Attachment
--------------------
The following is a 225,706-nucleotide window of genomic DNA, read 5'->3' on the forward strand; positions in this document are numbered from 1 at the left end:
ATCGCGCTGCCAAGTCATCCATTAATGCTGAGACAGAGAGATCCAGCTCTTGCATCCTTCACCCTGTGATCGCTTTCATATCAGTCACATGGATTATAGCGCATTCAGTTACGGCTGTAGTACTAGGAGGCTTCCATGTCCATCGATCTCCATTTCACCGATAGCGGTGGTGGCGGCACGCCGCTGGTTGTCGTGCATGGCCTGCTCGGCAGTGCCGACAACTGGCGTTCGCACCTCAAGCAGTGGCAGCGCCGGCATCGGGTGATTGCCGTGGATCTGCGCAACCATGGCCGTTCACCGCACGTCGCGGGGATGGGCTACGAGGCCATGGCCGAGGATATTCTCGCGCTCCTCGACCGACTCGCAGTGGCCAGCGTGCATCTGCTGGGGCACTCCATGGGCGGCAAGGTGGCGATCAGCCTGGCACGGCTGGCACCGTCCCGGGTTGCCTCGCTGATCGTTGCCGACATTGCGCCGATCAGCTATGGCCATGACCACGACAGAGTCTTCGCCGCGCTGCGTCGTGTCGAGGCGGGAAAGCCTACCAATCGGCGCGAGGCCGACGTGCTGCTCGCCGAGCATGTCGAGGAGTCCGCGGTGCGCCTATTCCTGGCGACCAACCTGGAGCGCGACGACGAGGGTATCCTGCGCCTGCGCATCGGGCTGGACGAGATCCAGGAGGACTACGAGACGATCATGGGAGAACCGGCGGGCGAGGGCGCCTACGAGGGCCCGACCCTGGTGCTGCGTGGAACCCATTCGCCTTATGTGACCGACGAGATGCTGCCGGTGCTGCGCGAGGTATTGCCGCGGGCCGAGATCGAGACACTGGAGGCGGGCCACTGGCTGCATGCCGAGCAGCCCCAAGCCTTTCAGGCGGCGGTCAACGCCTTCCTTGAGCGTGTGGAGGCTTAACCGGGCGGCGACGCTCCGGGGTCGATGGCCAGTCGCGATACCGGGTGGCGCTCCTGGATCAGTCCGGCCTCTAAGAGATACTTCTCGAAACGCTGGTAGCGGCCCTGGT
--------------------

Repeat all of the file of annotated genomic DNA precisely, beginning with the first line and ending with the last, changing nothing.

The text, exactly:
The following is a 225,706-nucleotide window of genomic DNA, read 5'->3' on the forward strand; positions in this document are numbered from 1 at the left end:
ATCGCGCTGCCAAGTCATCCATTAATGCTGAGACAGAGAGATCCAGCTCTTGCATCCTTCACCCTGTGATCGCTTTCATATCAGTCACATGGATTATAGCGCATTCAGTTACGGCTGTAGTACTAGGAGGCTTCCATGTCCATCGATCTCCATTTCACCGATAGCGGTGGTGGCGGCACGCCGCTGGTTGTCGTGCATGGCCTGCTCGGCAGTGCCGACAACTGGCGTTCGCACCTCAAGCAGTGGCAGCGCCGGCATCGGGTGATTGCCGTGGATCTGCGCAACCATGGCCGTTCACCGCACGTCGCGGGGATGGGCTACGAGGCCATGGCCGAGGATATTCTCGCGCTCCTCGACCGACTCGCAGTGGCCAGCGTGCATCTGCTGGGGCACTCCATGGGCGGCAAGGTGGCGATCAGCCTGGCACGGCTGGCACCGTCCCGGGTTGCCTCGCTGATCGTTGCCGACATTGCGCCGATCAGCTATGGCCATGACCACGACAGAGTCTTCGCCGCGCTGCGTCGTGTCGAGGCGGGAAAGCCTACCAATCGGCGCGAGGCCGACGTGCTGCTCGCCGAGCATGTCGAGGAGTCCGCGGTGCGCCTATTCCTGGCGACCAACCTGGAGCGCGACGACGAGGGTATCCTGCGCCTGCGCATCGGGCTGGACGAGATCCAGGAGGACTACGAGACGATCATGGGAGAACCGGCGGGCGAGGGCGCCTACGAGGGCCCGACCCTGGTGCTGCGTGGAACCCATTCGCCTTATGTGACCGACGAGATGCTGCCGGTGCTGCGCGAGGTATTGCCGCGGGCCGAGATCGAGACACTGGAGGCGGGCCACTGGCTGCATGCCGAGCAGCCCCAAGCCTTTCAGGCGGCGGTCAACGCCTTCCTTGAGCGTGTGGAGGCTTAACCGGGCGGCGACGCTCCGGGGTCGATGGCCAGTCGCGATACCGGGTGGCGCTCCTGGATCAGTCCGGCCTCTAAGAGATACTTCTCGAAACGCTGGTAGCGGCCCTGGT